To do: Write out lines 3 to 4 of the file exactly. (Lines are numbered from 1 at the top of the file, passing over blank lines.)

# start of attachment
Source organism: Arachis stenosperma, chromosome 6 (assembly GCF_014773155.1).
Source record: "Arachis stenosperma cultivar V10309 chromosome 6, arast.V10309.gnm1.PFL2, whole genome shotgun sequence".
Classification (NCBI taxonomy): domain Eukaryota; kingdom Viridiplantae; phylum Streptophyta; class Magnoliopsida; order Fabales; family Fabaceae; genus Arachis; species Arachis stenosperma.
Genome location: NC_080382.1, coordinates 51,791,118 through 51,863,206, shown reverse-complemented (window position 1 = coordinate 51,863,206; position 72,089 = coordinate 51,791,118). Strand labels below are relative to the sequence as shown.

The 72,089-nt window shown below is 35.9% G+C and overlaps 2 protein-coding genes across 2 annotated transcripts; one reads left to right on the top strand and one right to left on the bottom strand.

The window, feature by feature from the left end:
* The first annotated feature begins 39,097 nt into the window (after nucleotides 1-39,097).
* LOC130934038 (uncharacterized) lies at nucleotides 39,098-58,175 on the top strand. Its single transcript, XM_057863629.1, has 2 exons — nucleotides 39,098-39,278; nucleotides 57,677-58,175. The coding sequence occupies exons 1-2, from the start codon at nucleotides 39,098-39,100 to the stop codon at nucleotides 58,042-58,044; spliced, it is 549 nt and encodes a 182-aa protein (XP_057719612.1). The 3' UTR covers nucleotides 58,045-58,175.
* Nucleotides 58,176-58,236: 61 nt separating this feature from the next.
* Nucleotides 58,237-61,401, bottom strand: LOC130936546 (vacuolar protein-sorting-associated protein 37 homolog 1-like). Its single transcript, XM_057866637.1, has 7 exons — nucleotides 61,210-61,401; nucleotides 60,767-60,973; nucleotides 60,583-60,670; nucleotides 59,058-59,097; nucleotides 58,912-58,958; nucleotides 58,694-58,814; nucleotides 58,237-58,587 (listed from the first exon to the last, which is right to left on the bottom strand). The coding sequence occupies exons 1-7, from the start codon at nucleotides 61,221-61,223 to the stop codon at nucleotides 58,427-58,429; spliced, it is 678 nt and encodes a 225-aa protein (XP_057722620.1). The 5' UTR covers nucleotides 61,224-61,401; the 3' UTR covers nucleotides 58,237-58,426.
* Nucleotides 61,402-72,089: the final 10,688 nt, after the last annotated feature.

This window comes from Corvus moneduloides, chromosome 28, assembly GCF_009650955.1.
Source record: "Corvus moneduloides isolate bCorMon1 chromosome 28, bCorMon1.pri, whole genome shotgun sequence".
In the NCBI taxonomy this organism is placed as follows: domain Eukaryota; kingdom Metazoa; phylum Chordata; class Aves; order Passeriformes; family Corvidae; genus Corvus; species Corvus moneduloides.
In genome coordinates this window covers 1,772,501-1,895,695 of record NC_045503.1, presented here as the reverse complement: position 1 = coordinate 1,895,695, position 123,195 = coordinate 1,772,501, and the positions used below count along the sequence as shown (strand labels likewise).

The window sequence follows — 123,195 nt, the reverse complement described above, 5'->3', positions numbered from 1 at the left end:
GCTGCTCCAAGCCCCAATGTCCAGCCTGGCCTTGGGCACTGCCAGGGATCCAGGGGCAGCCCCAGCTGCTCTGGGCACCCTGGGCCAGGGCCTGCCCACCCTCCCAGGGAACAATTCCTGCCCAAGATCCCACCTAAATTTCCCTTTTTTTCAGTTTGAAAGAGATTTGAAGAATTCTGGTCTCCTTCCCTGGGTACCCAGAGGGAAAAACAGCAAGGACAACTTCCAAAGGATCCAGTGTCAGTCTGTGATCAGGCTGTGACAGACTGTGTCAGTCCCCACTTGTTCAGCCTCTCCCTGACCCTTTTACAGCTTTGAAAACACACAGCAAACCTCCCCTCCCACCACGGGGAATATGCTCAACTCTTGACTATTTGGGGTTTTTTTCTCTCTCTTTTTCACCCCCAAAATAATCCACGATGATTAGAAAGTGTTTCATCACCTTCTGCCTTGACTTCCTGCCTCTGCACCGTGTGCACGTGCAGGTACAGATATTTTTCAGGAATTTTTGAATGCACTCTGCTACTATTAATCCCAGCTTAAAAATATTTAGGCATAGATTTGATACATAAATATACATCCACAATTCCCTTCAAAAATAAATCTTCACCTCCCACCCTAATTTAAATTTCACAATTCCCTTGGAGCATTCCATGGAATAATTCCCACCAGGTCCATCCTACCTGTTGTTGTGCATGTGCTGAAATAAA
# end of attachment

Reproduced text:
Classification (NCBI taxonomy): domain Eukaryota; kingdom Viridiplantae; phylum Streptophyta; class Magnoliopsida; order Fabales; family Fabaceae; genus Arachis; species Arachis stenosperma.
Genome location: NC_080382.1, coordinates 51,791,118 through 51,863,206, shown reverse-complemented (window position 1 = coordinate 51,863,206; position 72,089 = coordinate 51,791,118). Strand labels below are relative to the sequence as shown.